Anna Karenina also covers an amazing array of themes: some topical and unique to its setting (e.g. farming reforms in Russia, the plight of the Slavic people, etc.), others common to all human experience. Love, betrayal, jealousy, marriage, family life, education, faith, society and death are all explored intelligently in the novel. These discussions never seem forced, but are always interwoven into the fabric of the narrative with great subtlety. Much is inferred rather than spelled out to us, and the contrast between the characters – especially between the two main couples,  Anna / Vronsky and Levin / Kitty, is striking as we follow them throughout the course of the book.  This is a master-class in realist fiction and truly a great novel.

Stories – Anton Chekhov


I was given this collection of Anton Chekhov stories last Christmas and I read the first half in the New Year but then took a break to read other things. However I have recently picked up the book again and have really enjoyed reading the remaining stories of this great collection.

Anton Chekhov Stories

In many ways a lot of the stories seem fairly sparse, inconclusive and incidental, but therein lies the genius.  In his stories Chekhov paints pictures of typical Russian life: the rambling thoughts of an old professor, a meeting between a huntsman and his estranged wife, the daily work of a doctor, the life of a young lady engaged to be married – each described in some detail, yet without explicit authorial comment. We read of an affair, but are not given an opinion of it. In this respect, I found that the power of many of the stories only struck me some time after I had finished reading them. As we are not instructed in how we should react to the scenarios we have to grapple with them ourselves.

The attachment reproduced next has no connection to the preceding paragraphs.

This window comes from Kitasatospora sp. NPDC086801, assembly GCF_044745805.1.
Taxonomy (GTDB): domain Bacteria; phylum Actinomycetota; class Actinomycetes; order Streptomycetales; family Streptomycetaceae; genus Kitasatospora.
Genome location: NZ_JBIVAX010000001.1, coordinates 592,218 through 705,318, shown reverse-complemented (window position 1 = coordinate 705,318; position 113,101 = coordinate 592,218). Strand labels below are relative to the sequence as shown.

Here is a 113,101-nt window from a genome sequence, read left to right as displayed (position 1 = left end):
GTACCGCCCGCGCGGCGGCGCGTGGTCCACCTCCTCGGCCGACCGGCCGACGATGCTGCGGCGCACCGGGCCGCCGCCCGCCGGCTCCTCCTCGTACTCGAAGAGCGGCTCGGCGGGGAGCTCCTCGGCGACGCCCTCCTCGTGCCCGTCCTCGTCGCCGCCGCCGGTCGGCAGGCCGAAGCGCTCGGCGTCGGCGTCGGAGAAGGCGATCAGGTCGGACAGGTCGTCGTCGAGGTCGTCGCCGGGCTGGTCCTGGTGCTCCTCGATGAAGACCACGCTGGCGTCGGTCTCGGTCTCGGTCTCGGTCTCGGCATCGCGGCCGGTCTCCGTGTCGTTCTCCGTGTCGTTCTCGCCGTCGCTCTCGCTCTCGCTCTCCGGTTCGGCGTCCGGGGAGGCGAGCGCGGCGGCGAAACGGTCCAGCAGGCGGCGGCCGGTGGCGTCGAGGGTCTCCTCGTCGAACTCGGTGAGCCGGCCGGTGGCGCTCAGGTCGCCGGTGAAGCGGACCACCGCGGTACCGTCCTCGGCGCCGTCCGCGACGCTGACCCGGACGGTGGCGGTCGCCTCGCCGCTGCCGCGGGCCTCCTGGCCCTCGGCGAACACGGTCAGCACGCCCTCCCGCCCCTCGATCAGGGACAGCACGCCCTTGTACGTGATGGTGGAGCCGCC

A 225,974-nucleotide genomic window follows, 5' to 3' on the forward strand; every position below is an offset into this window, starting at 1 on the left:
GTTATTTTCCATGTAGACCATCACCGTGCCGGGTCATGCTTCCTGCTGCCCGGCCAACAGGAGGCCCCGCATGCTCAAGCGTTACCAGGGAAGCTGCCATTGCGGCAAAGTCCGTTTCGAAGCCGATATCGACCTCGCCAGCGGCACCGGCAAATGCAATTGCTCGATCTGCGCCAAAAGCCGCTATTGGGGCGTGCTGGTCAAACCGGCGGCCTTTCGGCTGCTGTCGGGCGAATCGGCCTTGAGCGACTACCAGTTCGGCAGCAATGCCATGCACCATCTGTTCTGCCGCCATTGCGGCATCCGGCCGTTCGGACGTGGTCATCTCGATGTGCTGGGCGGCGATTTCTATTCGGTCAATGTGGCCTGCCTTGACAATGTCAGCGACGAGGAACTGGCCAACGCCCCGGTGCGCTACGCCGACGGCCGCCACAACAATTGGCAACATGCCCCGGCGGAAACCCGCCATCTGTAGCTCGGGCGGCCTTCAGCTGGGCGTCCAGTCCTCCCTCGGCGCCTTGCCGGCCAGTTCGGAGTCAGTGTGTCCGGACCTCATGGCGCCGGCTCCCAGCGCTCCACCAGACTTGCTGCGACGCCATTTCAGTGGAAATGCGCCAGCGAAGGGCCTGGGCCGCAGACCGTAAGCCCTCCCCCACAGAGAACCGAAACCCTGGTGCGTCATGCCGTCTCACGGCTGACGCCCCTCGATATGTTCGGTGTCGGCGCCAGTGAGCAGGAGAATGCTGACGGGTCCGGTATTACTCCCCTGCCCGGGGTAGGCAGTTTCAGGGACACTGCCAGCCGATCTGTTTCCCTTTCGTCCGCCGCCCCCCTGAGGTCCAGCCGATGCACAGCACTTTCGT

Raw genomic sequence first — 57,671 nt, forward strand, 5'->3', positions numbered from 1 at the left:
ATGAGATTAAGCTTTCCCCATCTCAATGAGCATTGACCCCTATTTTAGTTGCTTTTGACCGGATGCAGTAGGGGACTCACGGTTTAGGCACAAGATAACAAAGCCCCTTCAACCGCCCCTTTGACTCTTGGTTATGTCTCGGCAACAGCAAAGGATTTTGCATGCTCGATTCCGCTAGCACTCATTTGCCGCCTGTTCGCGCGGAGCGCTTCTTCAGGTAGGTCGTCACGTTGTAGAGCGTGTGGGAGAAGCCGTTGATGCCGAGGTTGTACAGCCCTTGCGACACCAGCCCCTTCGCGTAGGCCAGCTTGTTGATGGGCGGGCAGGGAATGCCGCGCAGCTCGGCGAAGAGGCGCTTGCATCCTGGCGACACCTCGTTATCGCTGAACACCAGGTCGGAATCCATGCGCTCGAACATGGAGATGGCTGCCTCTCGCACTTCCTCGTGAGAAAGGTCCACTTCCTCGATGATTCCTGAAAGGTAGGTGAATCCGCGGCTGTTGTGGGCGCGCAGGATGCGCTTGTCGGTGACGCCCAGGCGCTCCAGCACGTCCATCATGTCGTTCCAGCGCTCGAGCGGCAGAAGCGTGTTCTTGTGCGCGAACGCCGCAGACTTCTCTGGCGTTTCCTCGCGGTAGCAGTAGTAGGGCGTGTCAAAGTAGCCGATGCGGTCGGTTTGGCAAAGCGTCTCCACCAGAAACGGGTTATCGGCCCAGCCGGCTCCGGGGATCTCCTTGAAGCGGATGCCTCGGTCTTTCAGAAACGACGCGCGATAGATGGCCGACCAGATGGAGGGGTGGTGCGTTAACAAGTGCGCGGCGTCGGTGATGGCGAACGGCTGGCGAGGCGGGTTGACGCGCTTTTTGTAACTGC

Of the thirty individual stories in this collection, my favourites were A Boring Story, Ward No. 6, The Black Monk and The Lady With the Little Dog. However, I think that the whole collection is well worth reading and I imagine that I will likely dip into it again over the years.

Fathers and Sons – Ivan Turgenev

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I’ve had this novel on my shelves for years. As with a few of my books, it was actually originally my Mum’s from when she did her Literature degree back in the early 1970s. I did not know much about the novel or the author when I picked it off the shelf, but I fancied going for an older text having just read a few modern novels and so gave this a try.

Fathers and Sons by Ivan Turgenev

Yevgeny Vasil’evich Bazarov and his friend / protégé Arkady Nikolaevich Kirsanov are the ‘sons’ of the title, both young nihilists, who are set on rallying against the customs and traditions of the older generations (represented by their actual fathers and others in the novel). The young men speak out against emotions and what they see as sentimentality, yet both end up falling in love before long, whereupon they have to reassess their ideas about human relationships, society and life in general…

One Day in the Life of Ivan Denisovich – Aleksandr Solzhenitsyn

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One Day in the Life of Ivan Denisovich by Aleksandr Solzhenitsyn